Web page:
The next big question is, “What will the rehab going to cost.”

For instance, if a property in my market has a $25,000 spread between what I can buy it for and what I can sell it for (the as-repaired appraised value), it’s a “maybe” in my book depending on how much rehab it needs. If it needs much, I would probably pass unless some external factor makes it a good buy, like the neighborhood. In other words, if it needs much rehab, I’d have to be convinced enough to put some of my own money into it.

I typically look for houses with a $30,000 spread or better. You have to decide for yourself, based on values in your area and what is the minimum you want to make, what spread you’ll be happy with.

So, what is a rehab real estate investor’s “homerun? ”

Homeruns occur at the outer edge of what is typical. My homerun deals have occurred one of several ways.

– The spread is stellar. Let’s say the spread is $45,000 and the rehab is a manageable $5-10,000.

– The spread is good, but the rehab is very light. Wham-bam, I’m looking for tenants within days of closing.

– The cost is exceptionally low for a given area. Sometimes the spread on paper will not be anything to get excited about, but the property has a huge lot, extra bedrooms, or is located an area that is in serious demand.

– There is NO rehab, and the spread is sufficient that I can buy it with none of my own money.

True story – I’ve only had one NO rehab deal. Wow. This house had been recently rehabbed, clean and didn’t need a thing! This was a homerun just due to the ease at which I added this property to my inventory! The spread wasn’t great, in fact, I had a local hard money lender make up a story about being out of money because he thought the spread was too narrow and didn’t want to lend on it. He wrongly assumed there was a significant rehab. (Being straight up with me was too hard, I guess.) I consider this a homerun because I bought this property, changed the locks, put out a sign and had it rented within two weeks. Mind you this is a beautiful well-built brick/block home in a great neighborhood. Cost to me…nothing. This house has one of my best cash flows month-to-month.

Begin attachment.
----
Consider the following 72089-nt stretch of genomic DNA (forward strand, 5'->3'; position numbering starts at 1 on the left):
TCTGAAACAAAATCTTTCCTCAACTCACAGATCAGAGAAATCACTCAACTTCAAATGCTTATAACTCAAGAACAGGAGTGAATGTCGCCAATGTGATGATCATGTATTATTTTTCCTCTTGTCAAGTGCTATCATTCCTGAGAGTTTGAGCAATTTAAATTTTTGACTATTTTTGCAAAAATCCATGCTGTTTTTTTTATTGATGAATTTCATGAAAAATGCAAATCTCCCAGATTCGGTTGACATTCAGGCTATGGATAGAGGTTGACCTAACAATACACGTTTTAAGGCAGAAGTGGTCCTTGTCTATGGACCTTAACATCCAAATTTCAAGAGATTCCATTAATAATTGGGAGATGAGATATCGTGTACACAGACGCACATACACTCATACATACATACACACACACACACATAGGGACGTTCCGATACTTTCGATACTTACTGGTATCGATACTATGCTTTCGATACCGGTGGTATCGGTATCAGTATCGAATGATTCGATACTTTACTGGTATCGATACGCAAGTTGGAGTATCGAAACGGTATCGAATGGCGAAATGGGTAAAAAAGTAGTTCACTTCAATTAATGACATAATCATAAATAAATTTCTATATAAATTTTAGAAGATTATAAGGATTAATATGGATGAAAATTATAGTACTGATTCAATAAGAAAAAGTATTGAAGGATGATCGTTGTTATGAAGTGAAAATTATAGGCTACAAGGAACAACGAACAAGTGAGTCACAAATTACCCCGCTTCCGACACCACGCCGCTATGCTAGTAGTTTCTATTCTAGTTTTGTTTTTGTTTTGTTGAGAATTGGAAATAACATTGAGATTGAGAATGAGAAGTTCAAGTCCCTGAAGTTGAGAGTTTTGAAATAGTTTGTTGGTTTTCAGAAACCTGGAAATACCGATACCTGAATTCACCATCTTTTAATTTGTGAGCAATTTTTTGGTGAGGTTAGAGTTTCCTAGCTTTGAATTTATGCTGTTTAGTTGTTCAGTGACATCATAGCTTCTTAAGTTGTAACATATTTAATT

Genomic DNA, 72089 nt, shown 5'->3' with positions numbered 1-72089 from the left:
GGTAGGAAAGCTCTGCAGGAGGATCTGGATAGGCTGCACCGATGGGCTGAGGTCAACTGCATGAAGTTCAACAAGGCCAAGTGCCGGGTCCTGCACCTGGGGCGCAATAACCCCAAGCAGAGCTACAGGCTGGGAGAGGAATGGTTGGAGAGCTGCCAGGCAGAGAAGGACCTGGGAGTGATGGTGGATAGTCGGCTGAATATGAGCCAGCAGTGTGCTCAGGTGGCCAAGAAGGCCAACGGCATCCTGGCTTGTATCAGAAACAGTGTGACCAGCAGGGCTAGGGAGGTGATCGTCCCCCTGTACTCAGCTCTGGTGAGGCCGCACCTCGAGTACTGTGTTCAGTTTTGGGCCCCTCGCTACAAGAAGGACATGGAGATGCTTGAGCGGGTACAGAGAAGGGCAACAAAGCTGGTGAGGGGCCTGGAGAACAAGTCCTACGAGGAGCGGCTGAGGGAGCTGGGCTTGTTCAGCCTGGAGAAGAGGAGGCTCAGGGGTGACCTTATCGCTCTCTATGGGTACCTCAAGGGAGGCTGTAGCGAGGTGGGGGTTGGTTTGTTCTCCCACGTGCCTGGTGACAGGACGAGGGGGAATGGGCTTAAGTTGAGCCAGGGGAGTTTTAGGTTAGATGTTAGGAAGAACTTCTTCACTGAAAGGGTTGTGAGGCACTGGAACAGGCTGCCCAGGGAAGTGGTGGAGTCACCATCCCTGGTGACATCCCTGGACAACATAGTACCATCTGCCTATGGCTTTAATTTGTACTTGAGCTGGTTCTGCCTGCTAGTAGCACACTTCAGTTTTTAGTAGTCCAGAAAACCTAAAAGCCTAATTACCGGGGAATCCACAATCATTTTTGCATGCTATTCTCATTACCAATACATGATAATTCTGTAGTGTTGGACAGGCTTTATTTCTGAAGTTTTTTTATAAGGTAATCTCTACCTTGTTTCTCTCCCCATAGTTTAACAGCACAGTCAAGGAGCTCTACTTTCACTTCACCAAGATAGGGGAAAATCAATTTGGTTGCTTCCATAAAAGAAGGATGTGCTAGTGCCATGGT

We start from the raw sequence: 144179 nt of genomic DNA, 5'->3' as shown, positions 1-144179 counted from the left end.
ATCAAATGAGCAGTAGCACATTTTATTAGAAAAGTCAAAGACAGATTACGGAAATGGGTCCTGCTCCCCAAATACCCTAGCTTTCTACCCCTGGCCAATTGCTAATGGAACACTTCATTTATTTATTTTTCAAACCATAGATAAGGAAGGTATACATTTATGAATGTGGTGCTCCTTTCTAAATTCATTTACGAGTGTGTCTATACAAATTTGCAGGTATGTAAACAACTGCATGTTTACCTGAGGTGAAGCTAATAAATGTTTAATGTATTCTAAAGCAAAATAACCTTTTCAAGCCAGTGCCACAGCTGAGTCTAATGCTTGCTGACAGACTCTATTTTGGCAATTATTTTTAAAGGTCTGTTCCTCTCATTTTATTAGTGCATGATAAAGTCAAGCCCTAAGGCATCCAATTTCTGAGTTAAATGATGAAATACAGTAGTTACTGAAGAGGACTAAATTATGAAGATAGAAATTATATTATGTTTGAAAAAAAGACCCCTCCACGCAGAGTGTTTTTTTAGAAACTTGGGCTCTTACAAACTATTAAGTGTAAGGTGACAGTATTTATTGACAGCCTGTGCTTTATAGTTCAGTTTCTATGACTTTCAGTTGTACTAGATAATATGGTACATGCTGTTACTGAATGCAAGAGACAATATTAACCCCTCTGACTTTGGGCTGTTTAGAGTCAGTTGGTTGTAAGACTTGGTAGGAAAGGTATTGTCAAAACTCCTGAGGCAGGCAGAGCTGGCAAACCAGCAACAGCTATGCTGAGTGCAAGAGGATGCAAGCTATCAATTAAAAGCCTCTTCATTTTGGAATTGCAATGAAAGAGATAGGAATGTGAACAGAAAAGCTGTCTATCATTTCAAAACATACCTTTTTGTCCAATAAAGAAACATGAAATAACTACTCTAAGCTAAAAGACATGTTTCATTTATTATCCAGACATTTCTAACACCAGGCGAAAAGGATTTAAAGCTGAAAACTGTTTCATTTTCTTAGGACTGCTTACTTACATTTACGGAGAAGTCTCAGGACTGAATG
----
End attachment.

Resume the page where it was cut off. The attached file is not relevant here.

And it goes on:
The point here is to give you an idea of what kinds of homeruns rehab real estate investors look for. But, here is a key point…

It’s truly NOT worth my time, or yours, to wait around for the homeruns. I firmly believe that these kinds of homerun deals come about by being an active investor. Rehabbers that keep 1-2 projects going at all times, get calls from wholesaler with great deals. Personally, I make the best buying decisions decisions with what I have among the properties brought to me when I am in my “buy mode.” Some of these turn out to be homeruns, some don’t.

If I waited around for only the homeruns:

– I would waste precious learning time. Since there is no substitute for experience, I want all I can get!

– I would lose money over the long run as a buy-and-hold investor. If I’m buying and rehabbing with little or none of my own money anyway, it doesn’t make sense to wait around for homeruns if I can add properties to my inventory that fits my investment criteria. If you’re in the buy and hold business, the important thing is how much property can be controlled with as little money as possible.

Question: Is it better to have $1,000,000 worth of property appreciating or $200,000?

Hitting a homerun in rehab real estate, and anything else, requires these two ingredients:

– You’ve GOT to be “in the game.” By this I mean you have to have prepared in advance for your turn at bat. In the rehab business, this means you have enough knowledge to get started, you have a decided investment criteria, you have your money source lined up, and you are looking for property.

– You are “swinging.” In the rehab business, this mean you are buying property, rehabbing, learning and turning. It’s not enough to merely stay on the sidelines.

Let me say that again…

IT’S NOT ENOUGH TO MERELY STAY ON THE SIDELINES.